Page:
A county in Pennsylvania that was previously ordered to stop issuing marriage licenses to same-sex couples by a Commonwealth Court plans to appeal the ruling to the state's Supreme Court, it was announced Tuesday.
D. Bruce Hanes, the clerk of Montgomery County in Pennsylvania, began issuing illegal marriage licenses to same-sex couples in July before being sued by Pennsylvania Gov. Tom Corbett's office and the state's health department to stop the rogue practice. Commonwealth Court Judge Dan Pellegrini said in a ruling in early September that Hanes did not have the power as an elected official to break the state's law banning same-sex marriage.
Hanes' lawyers said in the appeal issued to the Supreme Court on Tuesday that they are challenging the Commonwealth Court's previous ruling because they believe the court proceedings contained legal and factual errors. In the appeals documents, Hanes' lawyers question whether the Health Department that sued Hanes had met the burden of proof needed to challenge the clerk and whether the Commonwealth Court had jurisdiction to order Hanes to stop issuing the licenses.
Hanes argued in his initial court case that he believed Pennsylvania's 1996 ban on same-sex marriage was unconstitutional. Judge Pellegrini responded by saying, in his opinion, that Hanes' personal views on the topic of same-sex marriage did not override state law, and that he could not act in his capacity as a public clerk by imposing his own personal opinions on the constitutionality of laws.
"Even if Hanes is correct in his view that portions of the Marriage Law are unconstitutional […] unless and until either the General Assembly repeals or suspends the Marriage Law provisions or a court of competent jurisdiction orders that the law is not to be obeyed or enforced, the Marriage Law in its entirety is to be obeyed and enforced by all Commonwealth public officials," Pellegrini wrote.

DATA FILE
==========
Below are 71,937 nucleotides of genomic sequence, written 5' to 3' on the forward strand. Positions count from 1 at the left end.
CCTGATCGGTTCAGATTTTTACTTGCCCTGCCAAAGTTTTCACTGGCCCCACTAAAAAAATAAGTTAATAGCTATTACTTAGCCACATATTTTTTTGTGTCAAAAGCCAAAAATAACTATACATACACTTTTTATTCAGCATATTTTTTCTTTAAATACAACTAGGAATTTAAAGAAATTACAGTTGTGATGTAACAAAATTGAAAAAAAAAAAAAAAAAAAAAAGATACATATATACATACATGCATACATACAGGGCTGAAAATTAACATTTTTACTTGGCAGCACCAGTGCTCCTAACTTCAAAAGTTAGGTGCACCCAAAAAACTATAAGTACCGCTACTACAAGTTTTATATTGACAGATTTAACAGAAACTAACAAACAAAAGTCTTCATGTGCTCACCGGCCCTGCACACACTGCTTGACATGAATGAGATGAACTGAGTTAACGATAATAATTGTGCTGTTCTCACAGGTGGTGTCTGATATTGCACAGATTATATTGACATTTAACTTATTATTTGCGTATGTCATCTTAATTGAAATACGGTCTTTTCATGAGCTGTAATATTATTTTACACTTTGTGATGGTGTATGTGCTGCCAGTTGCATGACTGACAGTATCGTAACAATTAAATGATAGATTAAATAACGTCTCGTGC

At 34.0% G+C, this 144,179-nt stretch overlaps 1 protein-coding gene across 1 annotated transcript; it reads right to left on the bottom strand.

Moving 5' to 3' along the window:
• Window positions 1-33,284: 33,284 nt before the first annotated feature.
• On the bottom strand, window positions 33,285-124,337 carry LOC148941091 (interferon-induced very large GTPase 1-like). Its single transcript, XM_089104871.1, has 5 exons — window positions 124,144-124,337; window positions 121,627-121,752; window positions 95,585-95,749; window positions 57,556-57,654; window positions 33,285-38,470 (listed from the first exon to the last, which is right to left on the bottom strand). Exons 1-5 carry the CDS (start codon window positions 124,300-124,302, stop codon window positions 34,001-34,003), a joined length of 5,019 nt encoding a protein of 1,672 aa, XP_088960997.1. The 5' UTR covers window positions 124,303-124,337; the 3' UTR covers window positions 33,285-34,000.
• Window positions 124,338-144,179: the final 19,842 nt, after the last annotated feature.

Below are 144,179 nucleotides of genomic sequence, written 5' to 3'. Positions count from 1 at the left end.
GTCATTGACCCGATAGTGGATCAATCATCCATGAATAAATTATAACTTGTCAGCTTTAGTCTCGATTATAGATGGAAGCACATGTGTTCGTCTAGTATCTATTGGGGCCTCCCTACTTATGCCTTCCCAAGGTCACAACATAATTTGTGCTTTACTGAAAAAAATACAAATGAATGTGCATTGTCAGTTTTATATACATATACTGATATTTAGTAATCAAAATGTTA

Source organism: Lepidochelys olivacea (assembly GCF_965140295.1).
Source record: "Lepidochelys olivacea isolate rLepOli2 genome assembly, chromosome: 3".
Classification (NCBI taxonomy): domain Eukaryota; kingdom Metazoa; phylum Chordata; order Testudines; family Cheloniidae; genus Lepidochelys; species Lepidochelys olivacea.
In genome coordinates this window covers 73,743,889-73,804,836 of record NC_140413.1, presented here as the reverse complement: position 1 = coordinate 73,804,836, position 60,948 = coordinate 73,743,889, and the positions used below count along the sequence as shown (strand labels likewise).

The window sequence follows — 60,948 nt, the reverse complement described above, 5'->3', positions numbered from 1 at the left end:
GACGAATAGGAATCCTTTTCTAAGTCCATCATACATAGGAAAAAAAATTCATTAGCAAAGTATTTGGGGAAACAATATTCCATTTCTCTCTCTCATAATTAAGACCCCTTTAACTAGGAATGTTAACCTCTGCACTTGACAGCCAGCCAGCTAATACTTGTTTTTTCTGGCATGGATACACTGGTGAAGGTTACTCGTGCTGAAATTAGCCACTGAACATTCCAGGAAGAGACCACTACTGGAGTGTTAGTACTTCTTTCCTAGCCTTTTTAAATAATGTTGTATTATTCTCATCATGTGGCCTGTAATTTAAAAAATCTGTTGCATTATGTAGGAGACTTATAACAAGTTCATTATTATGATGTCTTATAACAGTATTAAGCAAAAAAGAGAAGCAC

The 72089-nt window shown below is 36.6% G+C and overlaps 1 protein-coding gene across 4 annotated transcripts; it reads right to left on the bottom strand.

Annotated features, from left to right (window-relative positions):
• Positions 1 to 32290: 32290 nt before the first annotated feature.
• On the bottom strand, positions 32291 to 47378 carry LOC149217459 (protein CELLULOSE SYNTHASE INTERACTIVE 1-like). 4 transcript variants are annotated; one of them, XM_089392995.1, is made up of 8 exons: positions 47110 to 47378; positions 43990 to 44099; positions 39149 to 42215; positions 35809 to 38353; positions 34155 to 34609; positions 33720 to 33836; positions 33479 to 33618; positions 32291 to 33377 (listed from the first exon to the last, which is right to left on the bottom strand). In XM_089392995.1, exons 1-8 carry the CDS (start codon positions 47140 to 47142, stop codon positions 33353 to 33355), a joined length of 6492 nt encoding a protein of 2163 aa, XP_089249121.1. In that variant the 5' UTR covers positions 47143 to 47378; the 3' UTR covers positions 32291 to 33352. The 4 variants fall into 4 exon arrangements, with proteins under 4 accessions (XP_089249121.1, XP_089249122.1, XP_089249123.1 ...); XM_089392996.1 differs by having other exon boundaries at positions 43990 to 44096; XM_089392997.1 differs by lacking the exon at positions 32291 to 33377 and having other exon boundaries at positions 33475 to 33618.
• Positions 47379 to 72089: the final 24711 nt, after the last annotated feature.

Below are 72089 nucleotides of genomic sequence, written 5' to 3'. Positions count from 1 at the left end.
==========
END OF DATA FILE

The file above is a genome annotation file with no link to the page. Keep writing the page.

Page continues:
Hanes has said in previous interviews that he chose to begin issuing same-sex marriage licenses shortly after the Supreme Court struck down key provisions of the Defense of Marriage Act in June. Additionally, the decision of Pennsylvania's Attorney General Kathleen Kane to not defend the state ban on same-sex marriage in a lawsuit with the American Civil Liberties Union also motivated Hanes to begin issuing the licenses. Since he began in July, Hanes issued 174 licenses to same-sex couples.
Pa. Gov. Tom Corbett, who opposes same-sex marriage, said Hanes' actions "[risk] causing serious and limitless harm" to both the balance of power in the state's government and individual citizens.
At the time of his early September ruling, Hanes said he was "disappointed" by the court's decision and that he would consider the appeals process. "Several weeks ago when I made the decision to begin issuing marriage licenses to same sex couples, I said I believed I was coming down on the right side of history. After having issued 174 marriage licenses since then and having talked with many of those couples, I am more convinced today that I am on the right side of history," Hanes said.